Friday, December 12, 2008
Wednesday, December 10, 2008
I will do my utmost to keep any joke, remark, comment, non sequitur, jest, aside, fun or frivolity to myself. It's obvious that you think I'm a jackass, so I'll stay out of your way.
Wednesday, December 03, 2008
The Buggy Wheel
It’s official. According to the National Bureau of Economic Research, we’re in a recession. “Finally!” says I. After all, we’ve only been talking about it for a year. Now we can at long last heave a big sigh of depression and blow the head off the top of our beers. Seriously—if there is business that stays, uh, busy regardless of the economic climate, it’s the booze biz. Or the beer biz, anyway, if you happen to own the Buggy Wheel. Situated along the Jacksboro Highway where the fabled road blows through Sansom Park, the Buggy Wheel is a “beer-and-wine-bar,” where you can watch a game, shoot some pool or knock back bottles of Schlitz for a mere $1.75.
When you walk inside the Buggy Wheel, it’s a little bit like walking into a roadside bric-a-brac emporium. In other words, there’s a lot of tenuously-related junk on the walls, including a framed-and-autographed picture of the Temptations. My research team (comprised entirely by Lifters’ bassist, Cliff Wright) postulated that perhaps the Temptations photo was a gift following a performance, given the slightly elevated part of the room that appeared to be a stage. Anything’s possible after all, especially in a bar where you can ostensibly bring your toddler, at least until 5 pm (it says as much on a posted sign). Unless, of course, you want to order liquor, which is actually not possible. Well, you can order it, but you won’t get it from the Buggy Wheel.
I’d run into the phenomenon of the “beer-and-wine-bar” before in Longview, when my band played a particularly bizarre gig at a place called Benny’s. When I ordered my usual double whiskey soda, the bartender icily rasped that Benny’s was beer and wine only, but that I could go down the block, buy my own whiskey and she would sell me the soda. Obviously, I was baffled, especially when they told me I could take my drinks out to the parking lot. Everything was backwards, from the booze rules to the teenage metalcore band burning our ears from the stage (which also featured a robed, plastic skeleton identified by paper signage as “The Previous Comedian”). I just figured that Longview is in the Twilight Zone (along with Temple and every gas-pump-and-a-stoplight town along I-10), and did as the Romans. So when I made the same mistake at the Buggy Wheel, I surmised that Sansom Park exists in yet another pocket between science and superstition, especially given that its neighbor bar, The Wrangler, had the same alcohol policy.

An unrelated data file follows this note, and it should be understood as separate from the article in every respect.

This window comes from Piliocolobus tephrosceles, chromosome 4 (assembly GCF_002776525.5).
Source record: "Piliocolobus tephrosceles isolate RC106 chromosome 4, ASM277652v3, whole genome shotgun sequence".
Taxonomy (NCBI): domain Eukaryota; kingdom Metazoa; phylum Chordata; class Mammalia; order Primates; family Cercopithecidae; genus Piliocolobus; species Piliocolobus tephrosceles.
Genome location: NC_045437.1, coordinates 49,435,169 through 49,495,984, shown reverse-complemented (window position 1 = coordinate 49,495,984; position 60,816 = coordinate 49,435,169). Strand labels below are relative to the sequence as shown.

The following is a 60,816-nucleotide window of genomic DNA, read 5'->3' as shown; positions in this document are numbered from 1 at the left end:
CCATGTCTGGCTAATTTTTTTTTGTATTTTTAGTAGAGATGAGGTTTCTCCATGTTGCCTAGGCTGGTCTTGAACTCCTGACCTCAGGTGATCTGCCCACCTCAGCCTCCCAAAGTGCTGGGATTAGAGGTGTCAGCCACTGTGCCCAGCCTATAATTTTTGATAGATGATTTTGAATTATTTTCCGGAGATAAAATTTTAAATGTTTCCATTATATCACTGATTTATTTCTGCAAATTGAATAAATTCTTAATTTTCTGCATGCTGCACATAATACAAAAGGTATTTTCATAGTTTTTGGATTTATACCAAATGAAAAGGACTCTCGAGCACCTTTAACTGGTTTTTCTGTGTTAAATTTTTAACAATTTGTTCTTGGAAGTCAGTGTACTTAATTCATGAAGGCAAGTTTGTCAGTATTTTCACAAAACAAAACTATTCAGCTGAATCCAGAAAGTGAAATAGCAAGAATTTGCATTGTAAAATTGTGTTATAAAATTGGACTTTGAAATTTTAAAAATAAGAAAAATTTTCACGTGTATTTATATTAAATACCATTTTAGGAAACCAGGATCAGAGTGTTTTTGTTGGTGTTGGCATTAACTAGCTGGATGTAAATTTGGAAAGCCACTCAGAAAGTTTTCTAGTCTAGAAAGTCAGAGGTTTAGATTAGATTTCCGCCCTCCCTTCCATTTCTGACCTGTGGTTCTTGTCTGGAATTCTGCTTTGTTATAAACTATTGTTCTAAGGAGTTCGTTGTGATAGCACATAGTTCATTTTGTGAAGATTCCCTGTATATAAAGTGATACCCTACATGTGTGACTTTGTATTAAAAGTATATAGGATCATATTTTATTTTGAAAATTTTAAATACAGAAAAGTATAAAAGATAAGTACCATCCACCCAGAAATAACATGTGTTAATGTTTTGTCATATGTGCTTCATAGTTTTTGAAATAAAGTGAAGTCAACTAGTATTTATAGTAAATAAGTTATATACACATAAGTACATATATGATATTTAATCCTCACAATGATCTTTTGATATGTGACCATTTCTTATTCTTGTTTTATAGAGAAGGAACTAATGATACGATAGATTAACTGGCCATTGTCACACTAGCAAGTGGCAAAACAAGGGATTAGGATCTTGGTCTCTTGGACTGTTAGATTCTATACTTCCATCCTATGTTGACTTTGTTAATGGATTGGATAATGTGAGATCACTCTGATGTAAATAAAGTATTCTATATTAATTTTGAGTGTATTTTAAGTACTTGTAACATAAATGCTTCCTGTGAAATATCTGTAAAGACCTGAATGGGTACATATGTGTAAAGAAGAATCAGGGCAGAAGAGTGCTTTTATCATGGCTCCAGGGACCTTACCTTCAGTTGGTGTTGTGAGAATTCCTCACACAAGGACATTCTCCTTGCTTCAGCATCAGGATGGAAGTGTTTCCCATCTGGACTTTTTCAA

The Buggy Wheel might inhabit the Fifth Dimension (as vast as space, as timeless as infinity and where Bud Light is inexplicably cheaper than Schlitz), but it is not without its charms. Did I mention the cheap Schlitz? Not only is it cheap, but at this bar, it is delightfully devoid of irony. And while the service was initially as cool as the beer, I chalk that up to personal gaffes: first, ordering booze when none was for sale, then attempting to open a tab when cards aren’t accepted and finally having to run down the block to an ATM, leaving Cliff to temporarily fend for himself. Once I stopped being an awkward tourist, the bartender was a little friendlier.
While the Jacksboro Highway’s days of secretive poker rooms and gangland power struggles are long gone, there are a slew of hidden dives to be found in between the used car lots and sagging apartment buildings. Stay tuned for more reports from the field, when the Last Call Team tackles The Wrangler’s Sunday evening country jam.
The Buggy Wheel
5704 Jacksboro Hwy
Fort Worth, TX 76114
Sunday, November 23, 2008
Friday, November 14, 2008
But I'm okay now. Not great, but well, who really is? Alexander was, I guess, or so his title would suggest. King Cyrus of Persia, also. But they're long dead, so they don't really count. In any case, I'm in a better mood. I'm really glad it's Friday.
Wednesday, November 12, 2008
Tuesday, November 11, 2008
without a car
having bad dreams
learning to play "Jump in the Fire"
Spending too much time in my head
making crappy artwork
feeling so lonesome surrounded by friends*
(but jokes aside, I'm pretty lonely)
getting insufficient sleep
full of regret
embarrassed that I'm writing this in a public forum, but aware that I need to air it to someone, and that it might as well be anyone and everyone